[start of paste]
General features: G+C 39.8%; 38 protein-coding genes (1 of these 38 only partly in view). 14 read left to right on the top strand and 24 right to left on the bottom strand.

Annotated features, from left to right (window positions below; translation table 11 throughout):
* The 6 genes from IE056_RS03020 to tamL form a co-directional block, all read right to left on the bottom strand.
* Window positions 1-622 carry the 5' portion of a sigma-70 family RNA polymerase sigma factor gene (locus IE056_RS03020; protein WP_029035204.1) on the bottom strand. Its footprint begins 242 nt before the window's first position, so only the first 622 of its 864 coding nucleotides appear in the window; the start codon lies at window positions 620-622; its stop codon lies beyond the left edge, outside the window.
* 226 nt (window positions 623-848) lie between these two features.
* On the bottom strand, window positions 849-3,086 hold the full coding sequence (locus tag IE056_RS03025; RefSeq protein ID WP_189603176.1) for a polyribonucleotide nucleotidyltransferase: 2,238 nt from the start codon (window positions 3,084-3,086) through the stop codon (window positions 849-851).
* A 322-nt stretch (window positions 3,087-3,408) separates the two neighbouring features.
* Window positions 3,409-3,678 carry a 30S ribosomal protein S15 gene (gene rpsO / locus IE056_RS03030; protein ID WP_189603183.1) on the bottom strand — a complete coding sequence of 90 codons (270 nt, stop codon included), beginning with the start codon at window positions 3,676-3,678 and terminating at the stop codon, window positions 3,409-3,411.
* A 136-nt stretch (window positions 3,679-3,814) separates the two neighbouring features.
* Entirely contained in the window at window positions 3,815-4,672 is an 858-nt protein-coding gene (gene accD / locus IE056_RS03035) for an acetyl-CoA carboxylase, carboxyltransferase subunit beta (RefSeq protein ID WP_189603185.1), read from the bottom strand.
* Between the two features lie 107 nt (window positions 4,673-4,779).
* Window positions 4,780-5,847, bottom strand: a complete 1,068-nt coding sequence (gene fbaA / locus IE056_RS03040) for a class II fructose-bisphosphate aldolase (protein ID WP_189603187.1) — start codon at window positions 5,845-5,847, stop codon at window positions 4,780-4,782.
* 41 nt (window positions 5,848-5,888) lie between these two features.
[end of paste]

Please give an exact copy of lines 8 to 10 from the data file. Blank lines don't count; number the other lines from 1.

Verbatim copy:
* Window positions 3,409-3,678 carry a 30S ribosomal protein S15 gene (gene rpsO / locus IE056_RS03030; protein ID WP_189603183.1) on the bottom strand — a complete coding sequence of 90 codons (270 nt, stop codon included), beginning with the start codon at window positions 3,676-3,678 and terminating at the stop codon, window positions 3,409-3,411.
* A 136-nt stretch (window positions 3,679-3,814) separates the two neighbouring features.
* Entirely contained in the window at window positions 3,815-4,672 is an 858-nt protein-coding gene (gene accD / locus IE056_RS03035) for an acetyl-CoA carboxylase, carboxyltransferase subunit beta (RefSeq protein ID WP_189603185.1), read from the bottom strand.